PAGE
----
Sat, Jul


WHILE FORMER Soca Warrior and Minister of Sport, Brent Sancho, has dubbed the recent arrest of ex-national Under-20 footballer, Damani Richards, for gun and ammunition charges unfortunate, he believes that there are several other young sportsmen who may be seeking similar alternatives due to the current economic downturn facing Trinidad and Tobago currently.

Richards, who also had a stint with two teams in Major League Soccer (MLS), was granted $150,000 when he appeared before a Port of Spain Magistrate on Wednesday following his arrest at a house in Cocorite on Tuesday.

Sancho, who represented the red, white and black at the 2006 World Cup in Germany, was saddened by the recent news but admitted that this country’s economic situation may trigger youngsters to veer in the wrong direction. However, he called on TT Pro League clubs and the Government to implement further measures to ensure our sportsmen and women remain committed to their budding careers.

“A lot of these young players are very in touch in their community and country in a criminal aspect,” he said. “Once we continue to short sleeve our sporting personnel and glorify the man on the street, like what is currently happening in TT, this is going to continue to be a challenge. More aggressive government legislation and approaches are needed. I would be surprised if the unfortunate situation that has happened to Richards is the only one because there are others on the cusp, simply because some Pro League clubs are hanging on for dear life because of the financial challenges facing them now.” Sancho indicated that at one point Richards did come under the radar of interest for his club, Central FC. But, he now questions the roles that professional clubs play in its community and how important the role is.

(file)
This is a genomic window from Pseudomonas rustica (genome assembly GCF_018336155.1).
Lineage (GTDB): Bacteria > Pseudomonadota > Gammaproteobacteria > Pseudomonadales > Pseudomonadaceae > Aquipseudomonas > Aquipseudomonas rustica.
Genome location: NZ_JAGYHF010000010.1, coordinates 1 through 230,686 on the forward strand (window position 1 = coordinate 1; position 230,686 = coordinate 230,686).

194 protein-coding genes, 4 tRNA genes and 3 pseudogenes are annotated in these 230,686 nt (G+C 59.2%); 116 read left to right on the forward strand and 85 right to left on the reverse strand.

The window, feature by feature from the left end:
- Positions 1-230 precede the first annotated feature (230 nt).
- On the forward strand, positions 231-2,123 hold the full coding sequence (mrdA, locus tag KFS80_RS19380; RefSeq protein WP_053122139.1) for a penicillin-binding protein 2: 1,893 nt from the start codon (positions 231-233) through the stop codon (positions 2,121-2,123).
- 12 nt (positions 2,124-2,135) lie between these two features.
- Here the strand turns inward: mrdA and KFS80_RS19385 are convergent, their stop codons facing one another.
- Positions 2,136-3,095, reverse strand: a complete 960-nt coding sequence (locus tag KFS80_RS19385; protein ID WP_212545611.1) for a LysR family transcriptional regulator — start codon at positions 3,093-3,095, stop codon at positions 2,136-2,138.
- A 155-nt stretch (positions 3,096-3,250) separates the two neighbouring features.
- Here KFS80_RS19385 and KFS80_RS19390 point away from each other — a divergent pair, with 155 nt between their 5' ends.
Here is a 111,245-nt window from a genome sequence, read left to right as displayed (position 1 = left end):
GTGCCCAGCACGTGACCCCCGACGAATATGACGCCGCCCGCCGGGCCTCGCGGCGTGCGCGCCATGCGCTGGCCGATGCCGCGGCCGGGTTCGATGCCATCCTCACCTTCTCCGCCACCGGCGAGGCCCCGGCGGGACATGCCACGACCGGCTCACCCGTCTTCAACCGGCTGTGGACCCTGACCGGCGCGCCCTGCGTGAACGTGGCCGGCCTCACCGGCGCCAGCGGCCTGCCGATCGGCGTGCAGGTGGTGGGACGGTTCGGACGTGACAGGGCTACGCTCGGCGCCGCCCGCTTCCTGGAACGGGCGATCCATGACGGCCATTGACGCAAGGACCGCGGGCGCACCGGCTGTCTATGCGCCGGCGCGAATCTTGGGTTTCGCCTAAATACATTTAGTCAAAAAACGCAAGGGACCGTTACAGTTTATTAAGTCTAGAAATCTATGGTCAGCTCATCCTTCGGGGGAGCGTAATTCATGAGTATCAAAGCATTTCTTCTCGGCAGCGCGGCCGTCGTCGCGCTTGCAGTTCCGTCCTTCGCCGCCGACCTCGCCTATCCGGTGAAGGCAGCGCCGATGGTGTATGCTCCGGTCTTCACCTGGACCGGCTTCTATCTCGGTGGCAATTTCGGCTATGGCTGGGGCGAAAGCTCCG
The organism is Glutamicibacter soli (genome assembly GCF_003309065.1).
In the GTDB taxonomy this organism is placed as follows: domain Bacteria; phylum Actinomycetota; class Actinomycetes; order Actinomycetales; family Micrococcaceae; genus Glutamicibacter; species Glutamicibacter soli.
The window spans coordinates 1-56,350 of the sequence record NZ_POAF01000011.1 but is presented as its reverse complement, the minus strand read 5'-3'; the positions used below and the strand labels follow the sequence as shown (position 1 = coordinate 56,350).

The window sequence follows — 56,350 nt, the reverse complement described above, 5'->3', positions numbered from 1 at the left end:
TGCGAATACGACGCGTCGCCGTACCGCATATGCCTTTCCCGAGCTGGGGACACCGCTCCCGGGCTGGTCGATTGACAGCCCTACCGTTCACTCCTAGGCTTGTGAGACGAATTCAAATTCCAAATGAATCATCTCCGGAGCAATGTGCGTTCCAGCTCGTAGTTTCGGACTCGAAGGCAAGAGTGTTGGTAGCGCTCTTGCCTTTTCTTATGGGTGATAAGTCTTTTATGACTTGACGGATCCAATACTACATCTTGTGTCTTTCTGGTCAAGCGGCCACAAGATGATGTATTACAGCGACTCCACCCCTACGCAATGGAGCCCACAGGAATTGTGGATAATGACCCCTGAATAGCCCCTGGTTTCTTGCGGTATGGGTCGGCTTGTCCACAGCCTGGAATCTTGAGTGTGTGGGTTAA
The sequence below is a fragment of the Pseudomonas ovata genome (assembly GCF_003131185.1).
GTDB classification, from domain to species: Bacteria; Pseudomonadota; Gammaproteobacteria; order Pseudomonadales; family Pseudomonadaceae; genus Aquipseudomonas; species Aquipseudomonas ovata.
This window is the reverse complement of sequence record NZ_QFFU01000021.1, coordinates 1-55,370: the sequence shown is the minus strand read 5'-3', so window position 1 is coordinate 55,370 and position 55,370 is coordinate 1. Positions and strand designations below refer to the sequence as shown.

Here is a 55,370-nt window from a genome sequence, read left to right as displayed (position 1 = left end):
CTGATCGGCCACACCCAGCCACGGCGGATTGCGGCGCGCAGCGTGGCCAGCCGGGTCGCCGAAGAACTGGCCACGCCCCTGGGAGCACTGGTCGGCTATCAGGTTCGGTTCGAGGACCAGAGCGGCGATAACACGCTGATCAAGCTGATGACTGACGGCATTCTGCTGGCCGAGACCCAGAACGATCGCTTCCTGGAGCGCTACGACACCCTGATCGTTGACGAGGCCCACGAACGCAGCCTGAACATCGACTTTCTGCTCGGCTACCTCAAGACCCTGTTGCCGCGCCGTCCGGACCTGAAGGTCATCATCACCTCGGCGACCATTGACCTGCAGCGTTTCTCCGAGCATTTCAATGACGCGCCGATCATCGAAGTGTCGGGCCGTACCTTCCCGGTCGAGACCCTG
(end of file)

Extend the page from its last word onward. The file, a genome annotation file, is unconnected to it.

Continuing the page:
“The clubs can only do so much up to a point,” he added. “Not every man and young woman in this country is scholastically inclined.

There are some who are only athletically inclined and some who still have the archaic notion that everybody has to be a doctor or lawyer. It is very unfortunate that there are no mechanisms in place to bait corporate TT to invest even more in our young social fabric.” The former national defender though, credited the Governments of past and present, who through subventions have done a tremendous job. He however, believes that an expected cut in subventions would have had a major impact in the ability to employ young people.

“I still feel there is so much more to be done,” Sancho continued.

“Countries like Panama and the Dominican Republic have made the corporate world invest in young people. I have also realised that the budget on September 30 also talks about adding more taxes to cigarettes and alcohol.

I would like to see some of this money going back into sports to further interest and get more young people into sports.

“I grew up in a ‘hot spot’ area and I can say that there is a direct correlation between young people engaging in sports and criminal activities. When we had our young people heavily involved in our football teams there was a direct diminishing of crime in the area.

But once sport is lessened, negative changes tend to take place,” the former national player concluded.